Fans may be frustrated with the lack of twists and big reveals in the new Star Wars movie. But personally, I’m glad there isn’t anything big. We don’t want these films to merely become fan pandering. Vehicles for countless Easter Eggs with the stories becoming second fiddle.
This is the middle act of a trilogy. It’s meant to keep the story going while presenting the perfect amount of conflict and resolution, balancing both. If it tries to do too much, it risks losing its identity and any cohesiveness developed so far.
Although J.J. Abrams directed Episode 7, and is slated to direct Episode 9, it was a good choice to get Rian Johnson on board to direct this installment.
While Abrams is a lover of popcorn entertainment that’s big and full of audience-craved plot points, Johnson isn’t as concerned with that. He’s focused more on giving us what we actually need. He builds up momentum slowly and knows how to give us the proper climax.
Johnson also directed 2012’s Looper, which I wouldn’t say I love, but I can still appreciate it. Looper can be poetic, but doesn’t really come together until the end.
Although the two films are apples and oranges, this was still my fear with The Last Jedi. But since it utilizes The Force Awakens to help set up much of the story, it doesn’t have to focus on that as much here. And the poeticism works well for this one as the middle act. Though I wouldn’t want all of the films to be like this. I like my Star Wars a bit more popcorny–just like J.J. Abrams.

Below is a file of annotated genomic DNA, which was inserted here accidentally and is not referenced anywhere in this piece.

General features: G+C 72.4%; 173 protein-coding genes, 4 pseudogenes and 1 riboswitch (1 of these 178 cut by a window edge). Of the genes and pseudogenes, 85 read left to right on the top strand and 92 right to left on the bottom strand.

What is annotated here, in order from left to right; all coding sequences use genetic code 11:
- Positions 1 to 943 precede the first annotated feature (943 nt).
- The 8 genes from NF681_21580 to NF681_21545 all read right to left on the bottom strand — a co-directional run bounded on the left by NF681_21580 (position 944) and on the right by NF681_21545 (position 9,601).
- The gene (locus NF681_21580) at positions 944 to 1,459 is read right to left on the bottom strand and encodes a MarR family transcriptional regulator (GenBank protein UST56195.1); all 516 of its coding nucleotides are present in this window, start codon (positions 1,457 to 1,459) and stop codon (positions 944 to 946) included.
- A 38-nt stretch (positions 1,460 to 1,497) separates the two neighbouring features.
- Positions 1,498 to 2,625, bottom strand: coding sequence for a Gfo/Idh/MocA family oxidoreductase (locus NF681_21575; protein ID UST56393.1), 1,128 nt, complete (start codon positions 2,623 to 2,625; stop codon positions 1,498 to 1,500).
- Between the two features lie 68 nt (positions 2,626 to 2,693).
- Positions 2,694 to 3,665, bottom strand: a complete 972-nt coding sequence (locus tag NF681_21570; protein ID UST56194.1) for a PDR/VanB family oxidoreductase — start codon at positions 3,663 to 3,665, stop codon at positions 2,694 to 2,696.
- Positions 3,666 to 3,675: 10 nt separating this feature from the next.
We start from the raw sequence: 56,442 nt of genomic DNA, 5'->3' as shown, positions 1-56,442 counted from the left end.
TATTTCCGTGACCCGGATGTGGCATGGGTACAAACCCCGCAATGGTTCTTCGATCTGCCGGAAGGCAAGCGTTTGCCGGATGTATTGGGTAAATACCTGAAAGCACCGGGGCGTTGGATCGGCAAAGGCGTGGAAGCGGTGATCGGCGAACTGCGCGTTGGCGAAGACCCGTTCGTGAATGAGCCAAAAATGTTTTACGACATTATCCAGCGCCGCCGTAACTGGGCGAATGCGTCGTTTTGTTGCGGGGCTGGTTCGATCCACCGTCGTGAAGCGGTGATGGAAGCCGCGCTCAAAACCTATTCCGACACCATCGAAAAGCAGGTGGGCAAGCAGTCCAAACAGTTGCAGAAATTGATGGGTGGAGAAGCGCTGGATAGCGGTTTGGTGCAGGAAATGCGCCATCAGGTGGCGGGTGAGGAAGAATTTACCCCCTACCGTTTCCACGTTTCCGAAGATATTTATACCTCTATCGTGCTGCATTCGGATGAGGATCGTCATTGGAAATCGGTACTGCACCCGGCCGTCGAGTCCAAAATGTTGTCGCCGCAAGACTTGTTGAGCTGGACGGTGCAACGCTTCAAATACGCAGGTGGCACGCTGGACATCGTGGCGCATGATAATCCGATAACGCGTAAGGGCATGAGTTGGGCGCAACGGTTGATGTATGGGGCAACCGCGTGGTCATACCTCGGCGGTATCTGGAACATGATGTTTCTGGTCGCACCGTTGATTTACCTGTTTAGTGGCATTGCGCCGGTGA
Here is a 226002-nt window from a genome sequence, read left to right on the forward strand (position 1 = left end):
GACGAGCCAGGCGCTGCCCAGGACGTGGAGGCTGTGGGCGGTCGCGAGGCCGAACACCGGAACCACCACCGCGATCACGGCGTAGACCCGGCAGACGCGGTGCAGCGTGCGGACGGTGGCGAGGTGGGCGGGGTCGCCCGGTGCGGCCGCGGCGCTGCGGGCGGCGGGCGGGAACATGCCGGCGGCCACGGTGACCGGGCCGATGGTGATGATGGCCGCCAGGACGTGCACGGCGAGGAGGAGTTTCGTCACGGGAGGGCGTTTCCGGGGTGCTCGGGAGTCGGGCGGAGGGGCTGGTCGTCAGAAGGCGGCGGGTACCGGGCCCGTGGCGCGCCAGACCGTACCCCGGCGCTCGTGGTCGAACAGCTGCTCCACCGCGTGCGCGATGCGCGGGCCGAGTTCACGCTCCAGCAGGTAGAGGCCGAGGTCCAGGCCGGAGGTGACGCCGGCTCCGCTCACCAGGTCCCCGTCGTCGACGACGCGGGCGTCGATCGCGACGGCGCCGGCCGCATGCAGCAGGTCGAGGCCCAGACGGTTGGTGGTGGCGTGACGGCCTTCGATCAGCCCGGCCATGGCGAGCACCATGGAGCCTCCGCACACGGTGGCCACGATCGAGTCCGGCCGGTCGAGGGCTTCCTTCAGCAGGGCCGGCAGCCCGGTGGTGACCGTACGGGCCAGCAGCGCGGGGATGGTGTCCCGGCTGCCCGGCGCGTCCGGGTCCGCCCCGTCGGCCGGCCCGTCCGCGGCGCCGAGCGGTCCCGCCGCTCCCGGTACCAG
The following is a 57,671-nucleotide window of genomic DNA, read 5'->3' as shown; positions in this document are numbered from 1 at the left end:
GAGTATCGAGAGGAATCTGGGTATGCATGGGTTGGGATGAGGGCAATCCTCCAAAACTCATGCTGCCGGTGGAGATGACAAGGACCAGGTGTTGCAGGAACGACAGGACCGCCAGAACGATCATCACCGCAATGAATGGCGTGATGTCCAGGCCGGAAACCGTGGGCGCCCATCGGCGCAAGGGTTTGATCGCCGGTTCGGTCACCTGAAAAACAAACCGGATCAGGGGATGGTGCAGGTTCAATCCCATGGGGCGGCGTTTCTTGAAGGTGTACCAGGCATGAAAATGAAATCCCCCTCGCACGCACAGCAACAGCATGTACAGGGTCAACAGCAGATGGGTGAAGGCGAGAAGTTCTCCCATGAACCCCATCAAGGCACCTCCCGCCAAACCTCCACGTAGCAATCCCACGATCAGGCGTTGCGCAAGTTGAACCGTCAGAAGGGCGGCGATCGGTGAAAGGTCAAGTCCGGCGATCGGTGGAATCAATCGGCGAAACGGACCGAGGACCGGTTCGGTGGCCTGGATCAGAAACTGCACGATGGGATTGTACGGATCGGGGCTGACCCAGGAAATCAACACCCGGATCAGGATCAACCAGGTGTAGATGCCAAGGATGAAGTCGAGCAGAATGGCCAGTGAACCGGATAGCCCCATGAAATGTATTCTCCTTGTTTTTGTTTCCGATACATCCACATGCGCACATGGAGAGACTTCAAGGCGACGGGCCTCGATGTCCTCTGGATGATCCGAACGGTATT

The Last Jedi starts off pretty slow. It takes place immediately after the events of the last film, and noticeably struggles to pick up the well-built momentum of its predecessor as well. Much of the first half is spent with Leia and the Resistance trying to survive attacks from the First Order. It’s interspersed with Rey trying to convince Luke to train her to become a Jedi Master.
This film is also much darker than the last. We’ve seen now that Johnson is also a big fan of the theme of finding hope amidst despair, yet constantly reminding us of that despair. Certain moments are very potent. Use the end of Rogue One for reference.
A truly bright spot in this film is the introduction of Benicio Del Toro’s computer hacker character, DJ. His moral compass points to neither good nor bad. He plays for himself and adjusts accordingly. And they brilliantly utilize him to parallel Kilo Ren–albeit a less monstrous version. Both men are capable of being empathetic and selfish at the same time. Del Toro’s existence in this movie is absolutely no throwaway.
As much as The Last Jedi will pride itself on staying true to its goal of telling a solid and important story first, it still has it’s fair share of surprises. Naturally though, there aren’t as many. We have to remember that these new stories must stand on their own at some point too.
As far as major plot points go, this film makes all the right decisions. It may not feel like a Star Wars film in the traditional sense, but it’s a really amazing story executed at the highest mark.